This work caused some serious privacy issues. Jan Kautz, vice president of learning and perception research at Nvidia, said: “The artificial intelligence community has a misleading sense of security when sharing trained deep neural network models.”
In theory, this attack can be applied to other data related to individuals, such as biometrics or medical data. On the other hand, Webster pointed out that people can also use the technology to check whether their data is used to train artificial intelligence without their consent.
Artists can check whether their work has been used to train GAN in commercial tools, he said: “You can use methods like ours as proof of copyright infringement.”
This process can also be used to ensure that GAN does not expose private data in the first place. Before release, GAN can use the same technology developed by researchers to check whether the work it creates is similar to the real examples in the training data.
However, Kautz said, this assumes that you can master the training data. He and his colleagues at Nvidia came up with a different way to disclose private data, including images of faces and other objects, medical data, etc., without the need to access training data.
Instead, they developed an algorithm that can recreate the data that the trained model has been exposed to. Reversing the steps of the model When processing the data. Take a well-trained image recognition network as an example: in order to recognize the content in the image, the network passes it to a series of artificial neuron layers, each layer extracts different levels of information, from abstract edges to shapes, to more Recognized characteristics.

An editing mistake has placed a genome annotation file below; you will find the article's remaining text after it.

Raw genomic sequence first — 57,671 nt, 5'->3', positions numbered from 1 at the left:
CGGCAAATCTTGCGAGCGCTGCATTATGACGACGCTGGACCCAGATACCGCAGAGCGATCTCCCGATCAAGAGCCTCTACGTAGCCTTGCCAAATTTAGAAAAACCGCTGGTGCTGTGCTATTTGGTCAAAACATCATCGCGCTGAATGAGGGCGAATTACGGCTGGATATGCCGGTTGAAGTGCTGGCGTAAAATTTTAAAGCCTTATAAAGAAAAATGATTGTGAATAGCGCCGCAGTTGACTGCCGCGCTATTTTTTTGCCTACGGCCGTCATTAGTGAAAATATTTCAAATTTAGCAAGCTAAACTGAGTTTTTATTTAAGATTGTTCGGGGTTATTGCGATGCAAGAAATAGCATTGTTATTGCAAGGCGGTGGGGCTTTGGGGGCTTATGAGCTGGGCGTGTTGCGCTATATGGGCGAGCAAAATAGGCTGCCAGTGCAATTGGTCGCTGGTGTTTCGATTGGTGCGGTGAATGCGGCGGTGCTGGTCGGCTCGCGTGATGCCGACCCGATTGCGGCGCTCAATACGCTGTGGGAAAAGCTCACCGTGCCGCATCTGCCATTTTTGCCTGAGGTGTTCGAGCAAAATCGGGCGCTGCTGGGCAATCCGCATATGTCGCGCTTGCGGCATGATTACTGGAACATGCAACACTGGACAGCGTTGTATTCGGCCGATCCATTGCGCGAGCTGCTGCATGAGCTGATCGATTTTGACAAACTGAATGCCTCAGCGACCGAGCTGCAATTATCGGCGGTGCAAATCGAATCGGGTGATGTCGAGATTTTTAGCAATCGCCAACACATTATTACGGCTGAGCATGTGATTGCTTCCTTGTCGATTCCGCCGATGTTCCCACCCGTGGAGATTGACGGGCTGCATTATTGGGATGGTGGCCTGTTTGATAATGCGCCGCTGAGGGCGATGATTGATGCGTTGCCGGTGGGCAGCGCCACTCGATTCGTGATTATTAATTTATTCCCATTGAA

Kautz’s team discovered that they can interrupt the model and reverse its direction in the middle of these steps, recreating the input image from the model’s internal data. They tested the technology on various common image recognition models and GANs. In a test, they showed that they can accurately reconstruct images from ImageNet, which is one of the most famous image recognition datasets.
Like Webster’s work, the recreated image is very similar to the real image. “We were surprised by the final quality,” Kautz said.
Researchers believe that this attack is not just hypothetical. Smartphones and other small devices are beginning to use more artificial intelligence. Due to battery and memory limitations, the AI model sometimes only performs half of the processing on the device itself, and the semi-execution model is sent to the cloud for final calculation. This method is called split calculation. Kautz said that most researchers believe that split computing will not reveal any private data in a person’s phone, because only the artificial intelligence model is shared. But his attack shows that this is not the case.
Kautz and his colleagues are now trying to figure out ways to prevent the model from leaking private data. He said that we want to understand the risks in order to minimize loopholes.
Although they used very different techniques, he believed that his work and Webster’s work complemented each other. Webster’s team showed that private data can be found in the output of the model; Kautz’s team showed that private data can be revealed by reversing and recreating the input. “Exploring two directions is important to better understand how to prevent attacks,” Kautz said.